How much do we spend weekly on Groceries? Figuring out using R and Mint (Updated)

Written by: Josh Rosenberg

Primary Source:  Joshua M. Rosenberg – January 17, 2017

How much do we spend weekly on Groceries? Figuring out using R and Mint (Updated)

We started using Mint to keep track of our spending. One of the best features of Mint is the ability to see past patterns of spending (and to use that information to not spend quite as much on, well, coffee, and for those who know me well, sandwiches from Woody’s Oasis).

I listened to an episode of the Not So Standard Deviations, in which the hosts Peng and Parker discussed using spreadsheets and R to keep track of information for taxes.

This sparked my interest, and I checked Mint to see whether they offered the option to export information from it in any way, shape, or form. They do!

In short, “At the end of the page containing a list of transactions there is a link ‘Export all xxxx transactions’.”

Easy enough. I did it.

I then loaded up R and prepared the data (the name of the file should be the same, although if it is in a folder other than Downloads, you’ll have to change that – otherwise, this should work for you):

library(tidyverse) # if not yet installed, use "install.packages("tidyverse")" the first time you use the package
library(stringr) # same for "install.packages("stringr")"; only necessary first time
library(lubridate) # same for "install.packages("lubridate")

df <- read_csv("~/downloads/transactions.csv")
df$Date <- mdy(df$Date)
df$date_r <- round_date(df$Date, "week")
df$wday <- wday(df$Date, label = T)

I thought Meijer – our grocery store – would be interesting to look at as a first step:

term <- "Meijer"
df_ss <- filter(df, str_detect(Description, term))

ggplot(df_ss, aes(x = date_r, y = Amount)) +
      geom_col() +
      geom_smooth(color = "red", se = F) +
      ggtitle(paste("Amount of Money Spent at", term)) +
      ylab("Amount ($) Per Week") +
      xlab(NULL) +
      scale_x_date(date_breaks = "3 months")

Here’s the results (with a smooth curve fit to the data):

One thing that surprised us is how consistently we spend around $50 / week, because in summer. Perhaps we’re purchasing other (non-grocery) items in the winter? Not sure – and perhaps not something available through Mint’s data. Nevertheless, the takeaway from this (or at least one) is that the data Mint and other companies is not, or at least does not have to be, something “out there,” but rather is ours, so we can, sometimes, get our hands on it and maybe learn something potentially worth knowing.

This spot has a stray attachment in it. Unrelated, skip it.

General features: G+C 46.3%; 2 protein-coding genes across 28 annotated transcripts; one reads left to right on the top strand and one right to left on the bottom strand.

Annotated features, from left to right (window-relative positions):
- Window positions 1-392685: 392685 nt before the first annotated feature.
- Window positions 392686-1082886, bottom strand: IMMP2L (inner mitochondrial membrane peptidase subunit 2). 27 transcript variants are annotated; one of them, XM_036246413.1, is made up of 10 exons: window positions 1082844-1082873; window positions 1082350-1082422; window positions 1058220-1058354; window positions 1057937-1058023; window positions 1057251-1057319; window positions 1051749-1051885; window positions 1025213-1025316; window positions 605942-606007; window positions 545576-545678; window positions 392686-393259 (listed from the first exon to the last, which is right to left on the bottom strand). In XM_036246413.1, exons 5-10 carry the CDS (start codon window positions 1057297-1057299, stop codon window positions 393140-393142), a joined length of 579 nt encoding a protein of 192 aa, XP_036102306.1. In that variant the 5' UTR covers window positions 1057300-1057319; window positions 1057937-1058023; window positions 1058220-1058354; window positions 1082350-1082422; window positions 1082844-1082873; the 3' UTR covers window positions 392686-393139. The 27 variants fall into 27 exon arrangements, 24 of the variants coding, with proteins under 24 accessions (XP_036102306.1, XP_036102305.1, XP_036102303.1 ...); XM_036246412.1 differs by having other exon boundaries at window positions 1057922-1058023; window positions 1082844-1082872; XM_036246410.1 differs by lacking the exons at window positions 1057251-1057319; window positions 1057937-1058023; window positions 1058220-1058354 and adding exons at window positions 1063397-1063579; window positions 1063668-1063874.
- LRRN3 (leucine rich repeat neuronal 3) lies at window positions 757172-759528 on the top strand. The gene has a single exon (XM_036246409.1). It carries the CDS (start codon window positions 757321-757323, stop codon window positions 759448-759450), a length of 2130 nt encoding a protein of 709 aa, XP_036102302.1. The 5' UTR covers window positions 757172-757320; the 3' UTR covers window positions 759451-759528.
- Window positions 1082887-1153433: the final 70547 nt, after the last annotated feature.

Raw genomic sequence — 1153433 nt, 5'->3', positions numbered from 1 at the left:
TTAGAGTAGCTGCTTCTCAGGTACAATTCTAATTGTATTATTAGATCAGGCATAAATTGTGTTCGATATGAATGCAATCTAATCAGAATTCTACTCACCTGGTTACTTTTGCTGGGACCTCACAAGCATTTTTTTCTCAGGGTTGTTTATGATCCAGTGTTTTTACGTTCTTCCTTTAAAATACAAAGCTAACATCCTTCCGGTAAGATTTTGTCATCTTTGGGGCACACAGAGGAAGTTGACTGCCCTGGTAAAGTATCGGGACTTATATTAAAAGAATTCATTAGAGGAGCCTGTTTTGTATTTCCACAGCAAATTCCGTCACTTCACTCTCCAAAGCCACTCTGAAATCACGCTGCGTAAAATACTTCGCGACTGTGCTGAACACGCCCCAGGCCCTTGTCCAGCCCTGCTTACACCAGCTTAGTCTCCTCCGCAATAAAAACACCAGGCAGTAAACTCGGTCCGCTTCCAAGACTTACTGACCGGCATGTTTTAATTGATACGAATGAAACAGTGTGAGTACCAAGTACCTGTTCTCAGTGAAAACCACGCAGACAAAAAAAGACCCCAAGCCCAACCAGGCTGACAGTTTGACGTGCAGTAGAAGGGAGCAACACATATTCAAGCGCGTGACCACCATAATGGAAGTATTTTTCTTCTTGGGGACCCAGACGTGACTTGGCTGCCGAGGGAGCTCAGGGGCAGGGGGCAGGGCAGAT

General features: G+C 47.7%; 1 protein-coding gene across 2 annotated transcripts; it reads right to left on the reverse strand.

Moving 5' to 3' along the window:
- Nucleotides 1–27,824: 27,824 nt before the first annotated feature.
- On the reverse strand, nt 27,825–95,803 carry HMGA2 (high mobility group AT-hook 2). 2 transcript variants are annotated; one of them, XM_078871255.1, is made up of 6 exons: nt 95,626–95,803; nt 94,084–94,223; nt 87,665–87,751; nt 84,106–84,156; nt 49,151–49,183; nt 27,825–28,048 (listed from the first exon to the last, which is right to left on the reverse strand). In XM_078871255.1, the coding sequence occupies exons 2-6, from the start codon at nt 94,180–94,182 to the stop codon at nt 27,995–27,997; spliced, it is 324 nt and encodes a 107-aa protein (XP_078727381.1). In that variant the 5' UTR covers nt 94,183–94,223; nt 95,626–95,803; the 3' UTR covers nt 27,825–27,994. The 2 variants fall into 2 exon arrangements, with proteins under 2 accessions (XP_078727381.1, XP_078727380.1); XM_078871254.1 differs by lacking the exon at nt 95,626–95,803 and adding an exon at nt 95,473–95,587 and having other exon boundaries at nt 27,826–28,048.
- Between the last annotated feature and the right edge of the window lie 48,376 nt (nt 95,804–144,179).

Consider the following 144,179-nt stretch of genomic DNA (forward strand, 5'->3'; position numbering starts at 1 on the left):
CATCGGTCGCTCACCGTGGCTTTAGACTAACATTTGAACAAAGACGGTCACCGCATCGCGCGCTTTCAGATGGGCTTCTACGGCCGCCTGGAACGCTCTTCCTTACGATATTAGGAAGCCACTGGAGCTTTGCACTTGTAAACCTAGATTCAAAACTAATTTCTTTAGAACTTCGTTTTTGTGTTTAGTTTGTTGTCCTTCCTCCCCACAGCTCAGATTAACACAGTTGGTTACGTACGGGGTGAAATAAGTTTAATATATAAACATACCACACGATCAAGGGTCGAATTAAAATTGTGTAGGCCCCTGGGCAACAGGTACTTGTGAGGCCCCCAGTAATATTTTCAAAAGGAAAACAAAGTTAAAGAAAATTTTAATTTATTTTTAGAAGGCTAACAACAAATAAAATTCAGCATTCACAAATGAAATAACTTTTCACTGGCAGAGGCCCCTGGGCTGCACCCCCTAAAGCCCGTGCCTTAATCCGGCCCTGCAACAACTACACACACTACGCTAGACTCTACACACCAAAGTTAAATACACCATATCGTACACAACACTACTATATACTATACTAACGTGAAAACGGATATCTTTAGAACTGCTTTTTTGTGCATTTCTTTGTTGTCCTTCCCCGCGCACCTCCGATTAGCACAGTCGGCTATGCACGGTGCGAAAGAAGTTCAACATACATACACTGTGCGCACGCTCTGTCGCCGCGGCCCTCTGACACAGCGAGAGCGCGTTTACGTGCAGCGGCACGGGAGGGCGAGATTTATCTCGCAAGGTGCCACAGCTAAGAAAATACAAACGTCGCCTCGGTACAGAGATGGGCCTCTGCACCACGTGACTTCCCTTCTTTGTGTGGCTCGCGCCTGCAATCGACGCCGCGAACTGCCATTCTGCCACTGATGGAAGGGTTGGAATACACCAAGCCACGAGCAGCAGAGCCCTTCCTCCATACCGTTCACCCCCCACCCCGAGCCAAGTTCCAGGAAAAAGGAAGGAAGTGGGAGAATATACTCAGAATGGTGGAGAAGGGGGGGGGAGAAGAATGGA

My cousin Jacob pushed me to consider why I used R (instead of just using Mint or doing it in some other way, such as through Google Sheets). It was a good comment, and eventually I ended up here: data are not often cleaned, aggregated, or ready to go in terms of creating a plot or using a model, and R is good for cleaning and aggregating (and plotting and modeling) data.

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Joshua M. Rosenberg is a Ph.D. student in the Educational Psychology and Educational Technology program at Michigan State University. In his research, Joshua focuses on how social and cultural factors affect teaching and learning with technologies, in order to better understand and design learning environments that support learning for all students. Joshua currently serves as the associate chair for the Technological Pedagogical Content Knowledge (TPACK) Special Interest Group in the Society for Information Technology and Teacher Education. Joshua was previously a high school science teacher, and holds degrees in education (M.A.) and biology (B.S.).